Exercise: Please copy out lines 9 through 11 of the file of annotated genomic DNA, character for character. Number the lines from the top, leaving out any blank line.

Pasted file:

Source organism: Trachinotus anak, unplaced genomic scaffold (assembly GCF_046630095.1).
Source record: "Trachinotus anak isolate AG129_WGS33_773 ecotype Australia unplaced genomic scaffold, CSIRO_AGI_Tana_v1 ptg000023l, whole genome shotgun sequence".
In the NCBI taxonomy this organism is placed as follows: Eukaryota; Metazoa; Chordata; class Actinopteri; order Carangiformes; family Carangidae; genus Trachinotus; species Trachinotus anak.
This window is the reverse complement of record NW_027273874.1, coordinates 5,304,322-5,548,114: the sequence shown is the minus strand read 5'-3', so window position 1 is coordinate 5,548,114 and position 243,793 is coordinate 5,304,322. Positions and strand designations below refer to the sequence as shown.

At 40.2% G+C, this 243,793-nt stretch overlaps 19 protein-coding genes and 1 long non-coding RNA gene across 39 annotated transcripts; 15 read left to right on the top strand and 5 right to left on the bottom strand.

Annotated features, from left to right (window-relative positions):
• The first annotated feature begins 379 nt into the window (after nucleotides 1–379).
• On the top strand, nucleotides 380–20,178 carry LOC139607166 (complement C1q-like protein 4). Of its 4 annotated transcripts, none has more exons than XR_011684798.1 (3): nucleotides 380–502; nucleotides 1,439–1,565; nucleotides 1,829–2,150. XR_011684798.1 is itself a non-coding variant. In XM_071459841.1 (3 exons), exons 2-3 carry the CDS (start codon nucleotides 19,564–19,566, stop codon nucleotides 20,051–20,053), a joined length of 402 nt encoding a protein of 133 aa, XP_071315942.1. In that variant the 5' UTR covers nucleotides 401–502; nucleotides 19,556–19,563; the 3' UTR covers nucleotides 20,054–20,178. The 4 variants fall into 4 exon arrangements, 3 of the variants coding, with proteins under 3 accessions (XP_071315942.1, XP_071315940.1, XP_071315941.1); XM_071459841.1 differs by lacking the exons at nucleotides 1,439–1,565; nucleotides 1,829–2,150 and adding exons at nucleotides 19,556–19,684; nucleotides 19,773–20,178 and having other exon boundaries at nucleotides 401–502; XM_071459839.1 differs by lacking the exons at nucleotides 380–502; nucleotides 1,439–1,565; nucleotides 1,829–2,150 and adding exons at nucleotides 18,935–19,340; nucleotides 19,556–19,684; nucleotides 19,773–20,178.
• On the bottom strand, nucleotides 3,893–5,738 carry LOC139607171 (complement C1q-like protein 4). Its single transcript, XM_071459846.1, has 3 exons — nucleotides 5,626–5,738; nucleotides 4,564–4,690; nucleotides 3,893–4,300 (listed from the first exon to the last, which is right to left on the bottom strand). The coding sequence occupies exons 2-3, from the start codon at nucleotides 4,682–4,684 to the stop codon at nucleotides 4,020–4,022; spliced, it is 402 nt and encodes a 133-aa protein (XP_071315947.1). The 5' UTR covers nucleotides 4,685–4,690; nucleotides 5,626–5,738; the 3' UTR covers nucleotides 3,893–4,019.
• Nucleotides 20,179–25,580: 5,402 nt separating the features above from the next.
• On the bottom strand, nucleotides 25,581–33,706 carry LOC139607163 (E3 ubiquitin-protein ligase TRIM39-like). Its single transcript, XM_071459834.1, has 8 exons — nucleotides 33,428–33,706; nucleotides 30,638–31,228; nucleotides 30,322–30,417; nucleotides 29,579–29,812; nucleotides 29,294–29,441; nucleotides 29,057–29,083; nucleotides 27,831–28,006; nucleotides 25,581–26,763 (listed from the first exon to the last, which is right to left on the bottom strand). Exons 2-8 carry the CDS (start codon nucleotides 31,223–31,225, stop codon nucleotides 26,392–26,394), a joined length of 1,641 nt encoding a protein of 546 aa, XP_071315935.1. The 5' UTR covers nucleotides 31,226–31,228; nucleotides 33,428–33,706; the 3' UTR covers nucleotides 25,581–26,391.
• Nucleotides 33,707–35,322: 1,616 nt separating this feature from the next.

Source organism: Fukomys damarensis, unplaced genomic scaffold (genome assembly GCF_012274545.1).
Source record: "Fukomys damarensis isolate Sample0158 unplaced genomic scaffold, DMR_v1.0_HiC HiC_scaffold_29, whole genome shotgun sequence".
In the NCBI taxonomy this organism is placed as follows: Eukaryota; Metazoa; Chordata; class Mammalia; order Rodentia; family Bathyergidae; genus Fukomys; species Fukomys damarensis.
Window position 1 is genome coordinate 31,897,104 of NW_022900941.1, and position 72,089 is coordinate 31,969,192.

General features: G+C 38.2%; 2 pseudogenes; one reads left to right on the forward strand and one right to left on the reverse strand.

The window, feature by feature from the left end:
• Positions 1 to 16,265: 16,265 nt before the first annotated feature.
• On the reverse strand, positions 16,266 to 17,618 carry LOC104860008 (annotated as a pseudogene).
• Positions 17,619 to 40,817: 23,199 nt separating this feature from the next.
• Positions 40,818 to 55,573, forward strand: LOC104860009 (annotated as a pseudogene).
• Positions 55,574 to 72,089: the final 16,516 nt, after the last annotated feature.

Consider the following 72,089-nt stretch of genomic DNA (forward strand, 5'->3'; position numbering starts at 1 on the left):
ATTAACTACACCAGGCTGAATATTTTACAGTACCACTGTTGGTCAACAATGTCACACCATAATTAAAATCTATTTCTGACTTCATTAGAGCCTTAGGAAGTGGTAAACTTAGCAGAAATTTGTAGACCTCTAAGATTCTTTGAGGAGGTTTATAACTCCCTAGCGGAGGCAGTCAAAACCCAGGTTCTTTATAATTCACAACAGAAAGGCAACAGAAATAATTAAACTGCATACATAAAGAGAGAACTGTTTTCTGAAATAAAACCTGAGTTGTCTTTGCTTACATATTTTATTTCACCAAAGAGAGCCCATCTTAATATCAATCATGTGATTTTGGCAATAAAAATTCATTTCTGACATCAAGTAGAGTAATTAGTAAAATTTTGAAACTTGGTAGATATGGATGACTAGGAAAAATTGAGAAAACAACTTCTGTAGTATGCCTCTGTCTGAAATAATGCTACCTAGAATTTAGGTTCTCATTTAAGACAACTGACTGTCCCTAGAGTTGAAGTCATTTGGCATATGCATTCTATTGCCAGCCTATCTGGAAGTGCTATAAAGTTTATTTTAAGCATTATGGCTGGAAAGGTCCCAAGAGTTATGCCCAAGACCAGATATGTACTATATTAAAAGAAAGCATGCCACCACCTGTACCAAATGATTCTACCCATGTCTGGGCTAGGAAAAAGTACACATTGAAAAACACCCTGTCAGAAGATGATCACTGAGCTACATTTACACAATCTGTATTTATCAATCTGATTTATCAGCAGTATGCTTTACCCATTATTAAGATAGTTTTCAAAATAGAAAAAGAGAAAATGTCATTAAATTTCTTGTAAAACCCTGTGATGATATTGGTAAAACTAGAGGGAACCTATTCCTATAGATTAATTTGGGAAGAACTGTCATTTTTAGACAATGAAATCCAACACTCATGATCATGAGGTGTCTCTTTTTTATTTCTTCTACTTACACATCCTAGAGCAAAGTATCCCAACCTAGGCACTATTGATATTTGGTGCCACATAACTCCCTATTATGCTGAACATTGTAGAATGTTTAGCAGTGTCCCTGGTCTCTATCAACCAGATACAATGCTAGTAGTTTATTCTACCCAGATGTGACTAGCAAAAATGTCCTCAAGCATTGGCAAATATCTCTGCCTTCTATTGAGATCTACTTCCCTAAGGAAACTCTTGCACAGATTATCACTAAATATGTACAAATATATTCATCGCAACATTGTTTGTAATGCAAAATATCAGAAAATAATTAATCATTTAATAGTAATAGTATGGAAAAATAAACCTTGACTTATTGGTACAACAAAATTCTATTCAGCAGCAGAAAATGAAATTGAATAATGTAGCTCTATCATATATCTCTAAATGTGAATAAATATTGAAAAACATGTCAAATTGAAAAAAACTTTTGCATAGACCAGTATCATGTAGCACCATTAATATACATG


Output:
• On the bottom strand, nucleotides 3,893–5,738 carry LOC139607171 (complement C1q-like protein 4). Its single transcript, XM_071459846.1, has 3 exons — nucleotides 5,626–5,738; nucleotides 4,564–4,690; nucleotides 3,893–4,300 (listed from the first exon to the last, which is right to left on the bottom strand). The coding sequence occupies exons 2-3, from the start codon at nucleotides 4,682–4,684 to the stop codon at nucleotides 4,020–4,022; spliced, it is 402 nt and encodes a 133-aa protein (XP_071315947.1). The 5' UTR covers nucleotides 4,685–4,690; nucleotides 5,626–5,738; the 3' UTR covers nucleotides 3,893–4,019.
• Nucleotides 20,179–25,580: 5,402 nt separating the features above from the next.
• On the bottom strand, nucleotides 25,581–33,706 carry LOC139607163 (E3 ubiquitin-protein ligase TRIM39-like). Its single transcript, XM_071459834.1, has 8 exons — nucleotides 33,428–33,706; nucleotides 30,638–31,228; nucleotides 30,322–30,417; nucleotides 29,579–29,812; nucleotides 29,294–29,441; nucleotides 29,057–29,083; nucleotides 27,831–28,006; nucleotides 25,581–26,763 (listed from the first exon to the last, which is right to left on the bottom strand). Exons 2-8 carry the CDS (start codon nucleotides 31,223–31,225, stop codon nucleotides 26,392–26,394), a joined length of 1,641 nt encoding a protein of 546 aa, XP_071315935.1. The 5' UTR covers nucleotides 31,226–31,228; nucleotides 33,428–33,706; the 3' UTR covers nucleotides 25,581–26,391.